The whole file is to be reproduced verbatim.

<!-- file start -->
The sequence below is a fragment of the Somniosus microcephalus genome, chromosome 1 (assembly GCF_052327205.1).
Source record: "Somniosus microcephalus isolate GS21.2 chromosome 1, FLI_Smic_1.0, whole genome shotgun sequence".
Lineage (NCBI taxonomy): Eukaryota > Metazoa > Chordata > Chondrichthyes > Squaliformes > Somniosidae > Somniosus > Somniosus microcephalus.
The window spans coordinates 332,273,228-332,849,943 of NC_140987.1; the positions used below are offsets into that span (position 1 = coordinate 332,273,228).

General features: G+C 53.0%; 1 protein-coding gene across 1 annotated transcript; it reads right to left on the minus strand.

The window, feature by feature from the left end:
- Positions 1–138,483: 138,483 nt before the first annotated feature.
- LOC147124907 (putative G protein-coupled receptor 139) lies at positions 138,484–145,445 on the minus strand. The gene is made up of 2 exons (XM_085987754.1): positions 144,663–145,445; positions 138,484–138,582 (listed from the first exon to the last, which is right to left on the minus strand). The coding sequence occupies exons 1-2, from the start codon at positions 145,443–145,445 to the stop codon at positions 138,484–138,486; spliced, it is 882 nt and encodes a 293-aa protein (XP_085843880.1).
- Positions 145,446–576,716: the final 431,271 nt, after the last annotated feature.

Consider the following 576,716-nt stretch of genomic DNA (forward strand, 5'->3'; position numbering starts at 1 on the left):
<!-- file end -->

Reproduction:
The sequence below is a fragment of the Somniosus microcephalus genome, chromosome 1 (assembly GCF_052327205.1).
Source record: "Somniosus microcephalus isolate GS21.2 chromosome 1, FLI_Smic_1.0, whole genome shotgun sequence".
Lineage (NCBI taxonomy): Eukaryota > Metazoa > Chordata > Chondrichthyes > Squaliformes > Somniosidae > Somniosus > Somniosus microcephalus.
The window spans coordinates 332,273,228-332,849,943 of NC_140987.1; the positions used below are offsets into that span (position 1 = coordinate 332,273,228).

General features: G+C 53.0%; 1 protein-coding gene across 1 annotated transcript; it reads right to left on the minus strand.

The window, feature by feature from the left end:
- Positions 1–138,483: 138,483 nt before the first annotated feature.
- LOC147124907 (putative G protein-coupled receptor 139) lies at positions 138,484–145,445 on the minus strand. The gene is made up of 2 exons (XM_085987754.1): positions 144,663–145,445; positions 138,484–138,582 (listed from the first exon to the last, which is right to left on the minus strand). The coding sequence occupies exons 1-2, from the start codon at positions 145,443–145,445 to the stop codon at positions 138,484–138,486; spliced, it is 882 nt and encodes a 293-aa protein (XP_085843880.1).
- Positions 145,446–576,716: the final 431,271 nt, after the last annotated feature.

Consider the following 576,716-nt stretch of genomic DNA (forward strand, 5'->3'; position numbering starts at 1 on the left):